Tourists from nearby Ragusa, who have absorbed all the sights in Syracuse (the old Greek theater, Dionysus's Ear), keep a respectful distance from the media, waiting for the hero to appear. The Swiss judges arrive in white shorts—nimble, curly-haired Michele Gallet, who is to keep an eye on Maiorca as he comes down into the record area, and middle-aged Rino Gamba, wearing ankle socks under his sandals, editor of an underwater magazine of foundering circulation in Lausanne. Rinb will be judging from the fishing boat to see that no one, perish the thought, gives Maiorca illegal assistance (a whiff of oxygen before the dive, for instance).

A solemn, sleepy assortment of civilian and military divers, 12 in all, pull up in a truck and then lug yoked pairs of air bottles onto the foredeck of the battered cabin cruiser belonging to the champion. Time does not drag because there is no time; nonetheless, everyone is glad to see the general because it means the dive is on. Bertolaso sports a diverting splash of bold color on his head, a canary-yellow, long-billed cap with the trademark Lear Jet.

The general speaks with restrained command, carries a clipboard and orders Maiorca's equipment loaded onto the small fishing boat that will be the center of attention once the group arrives at the point of immersion. Item: 100 meters of steel wire painted white and wound onto an old tire wheel. Item: a 50-kilo chunk of lead gouged from a Roman galley anchor and screwed to a pair of iron handles that will be threaded onto the wire for the purpose of sliding Maiorca into the abyss. Item: 100 meters of Manila rope to control the weight and its human cargo at decisive stages on the journey. One missing item turns out to be a big stone to hold the wire down. Friends in warmup pajamas scrounge a nearby field for a suitable stone—not hard to find in Sicily. CMAS, or World Confederation of Underwater Activities, the august body that supervises all subsurface events, from depth record attempts to spearfishing contests, limits the stone's weight to 100 kilos for no ascertainable reason. Three divers grunt and groan while they weigh a stone on a hand-held Archimedean device before Rino Gamba's stern gaze. (Archimedes, you may recall, was born in Syracuse, Maiorca's hometown, and likewise indulged in experimental bathing.)

The stone, judged suitable, is placed on board. Pippo, the fisherman in charge of the equipment, slides aside the lid of his old diesel and cranks the engine into a slow, thudding pulse, the impromptu signal to move out. Everyone follows in a ragged file of tippy boats to an unmarked acre of seascape. The south wind has risen, casting a light spray on tourist, judge, friend and witness. Like a condemned man to his place of execution, the human object of all this activity is being brought from elsewhere.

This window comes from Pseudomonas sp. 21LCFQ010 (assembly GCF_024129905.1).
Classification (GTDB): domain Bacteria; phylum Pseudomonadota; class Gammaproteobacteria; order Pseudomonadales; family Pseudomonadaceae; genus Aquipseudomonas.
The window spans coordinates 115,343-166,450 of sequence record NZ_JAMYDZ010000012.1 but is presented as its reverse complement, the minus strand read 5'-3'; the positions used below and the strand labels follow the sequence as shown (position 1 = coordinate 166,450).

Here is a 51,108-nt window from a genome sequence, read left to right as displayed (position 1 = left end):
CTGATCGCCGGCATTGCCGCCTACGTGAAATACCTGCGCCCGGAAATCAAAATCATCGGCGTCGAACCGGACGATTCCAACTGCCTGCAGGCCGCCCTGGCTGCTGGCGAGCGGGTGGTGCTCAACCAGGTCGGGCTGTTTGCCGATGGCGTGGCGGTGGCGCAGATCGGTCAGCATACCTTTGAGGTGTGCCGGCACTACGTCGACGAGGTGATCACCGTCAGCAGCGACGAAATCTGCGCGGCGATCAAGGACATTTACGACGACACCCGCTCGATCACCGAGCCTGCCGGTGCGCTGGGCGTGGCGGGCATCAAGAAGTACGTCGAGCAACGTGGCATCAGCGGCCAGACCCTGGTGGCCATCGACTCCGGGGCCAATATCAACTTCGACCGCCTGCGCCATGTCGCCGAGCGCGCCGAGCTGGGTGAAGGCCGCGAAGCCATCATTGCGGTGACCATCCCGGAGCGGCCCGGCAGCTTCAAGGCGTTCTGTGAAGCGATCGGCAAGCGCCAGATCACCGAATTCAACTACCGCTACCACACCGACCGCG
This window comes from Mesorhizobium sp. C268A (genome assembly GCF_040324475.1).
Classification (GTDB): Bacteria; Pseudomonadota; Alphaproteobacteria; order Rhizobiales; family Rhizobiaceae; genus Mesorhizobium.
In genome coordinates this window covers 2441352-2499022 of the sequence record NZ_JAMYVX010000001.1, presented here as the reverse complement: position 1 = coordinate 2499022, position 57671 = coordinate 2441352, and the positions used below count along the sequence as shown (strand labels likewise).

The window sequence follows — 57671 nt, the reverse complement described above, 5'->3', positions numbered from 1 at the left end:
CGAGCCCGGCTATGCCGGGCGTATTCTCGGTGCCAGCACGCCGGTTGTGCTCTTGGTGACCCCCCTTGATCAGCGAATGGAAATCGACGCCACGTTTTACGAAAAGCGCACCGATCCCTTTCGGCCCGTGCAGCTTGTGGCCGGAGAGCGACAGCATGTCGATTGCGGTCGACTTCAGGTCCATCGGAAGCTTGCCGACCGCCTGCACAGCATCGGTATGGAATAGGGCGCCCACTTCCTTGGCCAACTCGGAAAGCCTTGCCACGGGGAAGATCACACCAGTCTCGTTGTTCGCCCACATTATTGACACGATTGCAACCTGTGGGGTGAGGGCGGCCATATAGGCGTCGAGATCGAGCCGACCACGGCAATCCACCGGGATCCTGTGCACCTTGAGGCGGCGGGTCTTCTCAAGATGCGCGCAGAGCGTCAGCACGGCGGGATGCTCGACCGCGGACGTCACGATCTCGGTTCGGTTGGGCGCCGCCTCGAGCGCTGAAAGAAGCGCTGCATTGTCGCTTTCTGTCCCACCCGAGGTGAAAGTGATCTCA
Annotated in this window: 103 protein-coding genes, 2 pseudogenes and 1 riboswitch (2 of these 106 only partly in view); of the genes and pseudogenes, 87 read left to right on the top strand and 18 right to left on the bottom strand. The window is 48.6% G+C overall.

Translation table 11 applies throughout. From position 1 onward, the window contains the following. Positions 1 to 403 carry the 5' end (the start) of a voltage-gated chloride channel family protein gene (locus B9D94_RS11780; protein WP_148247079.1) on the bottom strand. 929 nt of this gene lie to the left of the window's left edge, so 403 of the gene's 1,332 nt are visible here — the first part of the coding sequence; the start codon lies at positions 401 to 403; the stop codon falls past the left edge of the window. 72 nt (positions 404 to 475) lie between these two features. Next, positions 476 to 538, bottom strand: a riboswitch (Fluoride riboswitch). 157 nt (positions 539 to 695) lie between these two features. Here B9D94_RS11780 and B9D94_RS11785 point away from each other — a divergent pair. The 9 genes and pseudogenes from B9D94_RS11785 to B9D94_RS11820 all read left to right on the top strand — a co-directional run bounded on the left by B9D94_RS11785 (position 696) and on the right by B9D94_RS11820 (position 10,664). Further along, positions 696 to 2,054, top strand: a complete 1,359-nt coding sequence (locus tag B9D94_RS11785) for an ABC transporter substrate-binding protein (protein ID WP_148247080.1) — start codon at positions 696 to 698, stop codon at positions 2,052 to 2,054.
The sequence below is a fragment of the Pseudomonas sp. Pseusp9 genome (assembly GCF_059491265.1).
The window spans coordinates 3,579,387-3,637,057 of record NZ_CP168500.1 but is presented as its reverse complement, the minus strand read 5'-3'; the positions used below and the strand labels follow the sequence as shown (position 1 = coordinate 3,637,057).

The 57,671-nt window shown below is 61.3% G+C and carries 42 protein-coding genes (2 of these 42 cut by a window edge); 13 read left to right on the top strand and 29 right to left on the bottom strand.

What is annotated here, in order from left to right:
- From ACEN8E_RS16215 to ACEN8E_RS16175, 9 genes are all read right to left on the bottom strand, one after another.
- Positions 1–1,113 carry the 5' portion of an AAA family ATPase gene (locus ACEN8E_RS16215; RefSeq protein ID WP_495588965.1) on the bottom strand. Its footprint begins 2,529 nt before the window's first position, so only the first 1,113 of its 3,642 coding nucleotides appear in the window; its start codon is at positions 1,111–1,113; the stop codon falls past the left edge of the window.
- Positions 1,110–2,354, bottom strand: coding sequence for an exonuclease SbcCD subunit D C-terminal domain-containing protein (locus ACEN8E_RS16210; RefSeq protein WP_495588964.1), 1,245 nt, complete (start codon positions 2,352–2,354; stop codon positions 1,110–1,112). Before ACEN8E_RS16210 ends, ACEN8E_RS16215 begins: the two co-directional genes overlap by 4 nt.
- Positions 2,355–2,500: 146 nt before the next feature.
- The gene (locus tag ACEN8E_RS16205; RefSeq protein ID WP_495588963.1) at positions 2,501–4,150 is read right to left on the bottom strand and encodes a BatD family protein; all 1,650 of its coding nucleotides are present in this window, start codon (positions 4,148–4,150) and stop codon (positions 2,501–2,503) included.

Friends mull over their preordained tasks along the path of Maiorca's brief journey. Their names are engraved on their depth-proof watches, a fetish peculiar to this team of underwater addicts. A brooding colonel in a wine-dark warmup suit looks perpetually angry. The colonel's watch has Maiorca's name stamped on it; his job is to swim close to the hero, keeping an eye on him. If the hero starts to drown, the colonel will seal his nose and mouth and carry him to the surface.

Landward, a linen haze hangs on the gray Cordillera. Seaward, the horizon is stopped by a solitary trawler as still and two-dimensional as a painted boat seen through a shooting gallery periscope. A mile and a half offshore, the boats start revolving in a current-resisting holding pattern. Around a northern cape, which hides Syracuse, comes Maiorca on wings of spray, riding a splendid gray coast guard cutter, the biggest his hometown can supply. The grand vessel subsides from 25 knots and swings broadside to his friends. Maiorca stands amid officers splendid in white-and-gold uniforms and freshly painted white shoes. Their own wake moves them back and forth. Maiorca balances himself easily on bare feet. He wears a blue warmup suit. He radiates self-confidence and impatience. He has been training six months for this day. His eyes are deep blue. He is a boy's-book hero—strong-jawed, bullnecked, his nose a thin, keen, blade, his smile a dazzling flash of white. He is used to being before the public, such as it is. "Well?" he calls. "Do we go today? What does the general say? We will do whatever he advises. How is the sea?"

The general glances away from the hero's penetrating look. He seems humbled by the hero and uses an uncharacteristic foul word to describe the sea.

The disciples echo the general.

"Then tomorrow," Maiorca declares.

The tourists revolving far away, Pluto to the sun, are disappointed to see Maiorca speed away. They do not understand the reason: CMAS regulations stipulate that the ritual of ventilation—filling the lungs with air before the dive—must take place in the sea. The south wind that is blowing outside the port has ruffled the surface and the waves would no doubt splash into Maiorca's face if he were to attempt the record this day. Only Maiorca can scrub the mission, although he made it seem that the general had a hand in it.